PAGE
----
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THE IMPORTATION OF GERMAN
he had learned something of Anglo-Saxon and Gothic, he knew little of modern German. The most remarkable case, perhaps, of an early study of German is that of Herbert Marsh, the Bishop of Peterborough. He had gone in 1785 to study at Leipzig after finishing his Cambridge course; and brought back a knowledge of the language which must have been almost unrivalled. In 1801 he published a tract written, it is said, 'in pure vernacular German,' It brought him the patronage of Pitt, whose policy it defended, and gave him, it seems, his first step towards a bishopric. Other results of his German studies might rather have checked his preferment. He gave lectures at Cambridge before the end of the century, influenced by the teaching of Michaelis. They dealt with 'the origin and composition of the first three Gospels,' and, according to Mark Pattison, show the only trace at that period of 'honest critical inquiry.' The seeds, however, remained barren when transplanted to British soil, and Pattison complains in 1861 that English divines were still unable to appreciate the method. Marsh was suspected of heterodoxy, but amply vindicated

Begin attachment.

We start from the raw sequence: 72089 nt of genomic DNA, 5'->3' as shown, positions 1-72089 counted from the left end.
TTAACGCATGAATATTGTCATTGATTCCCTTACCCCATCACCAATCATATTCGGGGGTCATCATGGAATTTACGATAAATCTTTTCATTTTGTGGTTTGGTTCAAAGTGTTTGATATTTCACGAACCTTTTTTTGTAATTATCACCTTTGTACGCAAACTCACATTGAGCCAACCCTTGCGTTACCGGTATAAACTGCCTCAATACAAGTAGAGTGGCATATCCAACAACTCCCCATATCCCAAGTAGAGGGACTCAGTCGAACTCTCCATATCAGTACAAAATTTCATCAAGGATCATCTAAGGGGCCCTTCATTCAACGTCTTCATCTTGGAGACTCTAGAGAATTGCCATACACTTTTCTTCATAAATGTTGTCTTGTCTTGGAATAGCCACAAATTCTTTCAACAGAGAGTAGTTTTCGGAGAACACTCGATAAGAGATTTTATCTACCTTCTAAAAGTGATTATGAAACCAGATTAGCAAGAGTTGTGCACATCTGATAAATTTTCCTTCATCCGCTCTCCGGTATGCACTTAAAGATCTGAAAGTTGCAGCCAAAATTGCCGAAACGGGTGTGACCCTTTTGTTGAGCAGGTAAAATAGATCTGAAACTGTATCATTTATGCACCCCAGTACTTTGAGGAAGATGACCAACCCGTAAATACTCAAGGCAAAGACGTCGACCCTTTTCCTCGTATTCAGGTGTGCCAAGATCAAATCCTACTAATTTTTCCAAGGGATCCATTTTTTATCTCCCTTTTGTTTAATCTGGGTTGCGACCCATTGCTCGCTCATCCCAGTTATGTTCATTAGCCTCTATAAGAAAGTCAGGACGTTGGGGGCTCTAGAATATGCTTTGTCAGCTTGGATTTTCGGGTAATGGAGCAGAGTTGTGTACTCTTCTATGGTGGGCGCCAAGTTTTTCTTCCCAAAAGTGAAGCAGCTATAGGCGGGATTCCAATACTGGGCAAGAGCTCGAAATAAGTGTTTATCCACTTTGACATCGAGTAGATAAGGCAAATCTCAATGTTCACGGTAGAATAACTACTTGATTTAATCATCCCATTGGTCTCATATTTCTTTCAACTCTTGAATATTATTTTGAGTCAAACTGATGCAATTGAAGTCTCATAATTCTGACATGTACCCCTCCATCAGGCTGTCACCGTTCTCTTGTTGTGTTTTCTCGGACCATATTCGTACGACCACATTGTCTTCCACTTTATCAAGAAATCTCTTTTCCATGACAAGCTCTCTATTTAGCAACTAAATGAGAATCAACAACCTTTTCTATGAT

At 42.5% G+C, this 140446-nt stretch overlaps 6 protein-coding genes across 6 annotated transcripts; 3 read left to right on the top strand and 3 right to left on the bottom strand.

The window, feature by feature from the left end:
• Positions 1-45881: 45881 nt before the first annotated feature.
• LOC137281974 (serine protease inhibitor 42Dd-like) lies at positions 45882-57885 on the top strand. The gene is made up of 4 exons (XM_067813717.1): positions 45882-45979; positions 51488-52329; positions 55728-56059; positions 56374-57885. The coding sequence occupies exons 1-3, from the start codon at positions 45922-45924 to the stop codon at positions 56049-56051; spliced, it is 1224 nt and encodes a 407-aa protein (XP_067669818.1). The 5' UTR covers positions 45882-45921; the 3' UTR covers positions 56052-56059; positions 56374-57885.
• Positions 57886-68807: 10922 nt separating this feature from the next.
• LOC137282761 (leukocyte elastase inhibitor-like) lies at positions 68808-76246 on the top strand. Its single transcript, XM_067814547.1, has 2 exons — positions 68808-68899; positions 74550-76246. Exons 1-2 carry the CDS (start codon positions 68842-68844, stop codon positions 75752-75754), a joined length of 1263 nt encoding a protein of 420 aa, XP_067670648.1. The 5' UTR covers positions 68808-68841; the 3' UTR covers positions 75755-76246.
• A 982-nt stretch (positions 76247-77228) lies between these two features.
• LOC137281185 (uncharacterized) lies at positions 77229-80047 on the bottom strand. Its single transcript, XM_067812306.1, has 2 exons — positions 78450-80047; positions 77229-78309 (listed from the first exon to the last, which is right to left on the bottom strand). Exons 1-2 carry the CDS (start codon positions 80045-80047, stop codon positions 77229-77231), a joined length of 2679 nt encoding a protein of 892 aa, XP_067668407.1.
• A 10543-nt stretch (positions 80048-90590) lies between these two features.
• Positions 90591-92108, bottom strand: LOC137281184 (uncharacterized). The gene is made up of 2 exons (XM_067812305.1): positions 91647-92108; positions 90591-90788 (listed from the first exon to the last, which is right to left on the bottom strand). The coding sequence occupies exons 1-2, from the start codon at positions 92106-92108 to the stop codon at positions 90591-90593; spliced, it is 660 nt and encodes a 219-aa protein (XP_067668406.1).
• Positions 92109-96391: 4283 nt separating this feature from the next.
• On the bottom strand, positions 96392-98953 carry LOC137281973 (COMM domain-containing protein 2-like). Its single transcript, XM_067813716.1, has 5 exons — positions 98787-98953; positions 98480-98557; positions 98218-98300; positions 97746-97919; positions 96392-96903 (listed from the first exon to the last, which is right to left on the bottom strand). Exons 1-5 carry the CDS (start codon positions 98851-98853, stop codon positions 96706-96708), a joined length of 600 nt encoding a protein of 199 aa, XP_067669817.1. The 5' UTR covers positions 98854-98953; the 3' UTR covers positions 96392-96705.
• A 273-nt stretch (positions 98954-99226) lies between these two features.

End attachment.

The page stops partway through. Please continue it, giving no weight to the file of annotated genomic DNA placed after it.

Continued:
- Marsh, as Mr. Herzfeld tells me, contributed two political articles in German to Wieland's Teutscher Merkur in 1798.